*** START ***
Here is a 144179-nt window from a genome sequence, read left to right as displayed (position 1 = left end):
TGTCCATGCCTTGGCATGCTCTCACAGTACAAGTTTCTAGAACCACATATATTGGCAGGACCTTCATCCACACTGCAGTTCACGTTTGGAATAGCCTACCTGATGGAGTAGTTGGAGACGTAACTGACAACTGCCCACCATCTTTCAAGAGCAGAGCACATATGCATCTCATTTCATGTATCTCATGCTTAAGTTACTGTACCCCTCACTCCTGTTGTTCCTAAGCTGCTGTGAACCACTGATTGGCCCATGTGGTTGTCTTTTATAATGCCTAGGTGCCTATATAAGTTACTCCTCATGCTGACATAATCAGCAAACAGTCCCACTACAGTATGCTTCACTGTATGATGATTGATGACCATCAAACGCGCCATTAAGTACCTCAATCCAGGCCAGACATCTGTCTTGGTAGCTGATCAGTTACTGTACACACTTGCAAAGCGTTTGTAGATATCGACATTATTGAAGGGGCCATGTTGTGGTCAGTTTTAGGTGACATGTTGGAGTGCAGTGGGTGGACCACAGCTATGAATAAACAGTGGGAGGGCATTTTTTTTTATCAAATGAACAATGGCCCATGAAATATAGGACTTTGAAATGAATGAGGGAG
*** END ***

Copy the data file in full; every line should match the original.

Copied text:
Here is a 144179-nt window from a genome sequence, read left to right as displayed (position 1 = left end):
TGTCCATGCCTTGGCATGCTCTCACAGTACAAGTTTCTAGAACCACATATATTGGCAGGACCTTCATCCACACTGCAGTTCACGTTTGGAATAGCCTACCTGATGGAGTAGTTGGAGACGTAACTGACAACTGCCCACCATCTTTCAAGAGCAGAGCACATATGCATCTCATTTCATGTATCTCATGCTTAAGTTACTGTACCCCTCACTCCTGTTGTTCCTAAGCTGCTGTGAACCACTGATTGGCCCATGTGGTTGTCTTTTATAATGCCTAGGTGCCTATATAAGTTACTCCTCATGCTGACATAATCAGCAAACAGTCCCACTACAGTATGCTTCACTGTATGATGATTGATGACCATCAAACGCGCCATTAAGTACCTCAATCCAGGCCAGACATCTGTCTTGGTAGCTGATCAGTTACTGTACACACTTGCAAAGCGTTTGTAGATATCGACATTATTGAAGGGGCCATGTTGTGGTCAGTTTTAGGTGACATGTTGGAGTGCAGTGGGTGGACCACAGCTATGAATAAACAGTGGGAGGGCATTTTTTTTTATCAAATGAACAATGGCCCATGAAATATAGGACTTTGAAATGAATGAGGGAG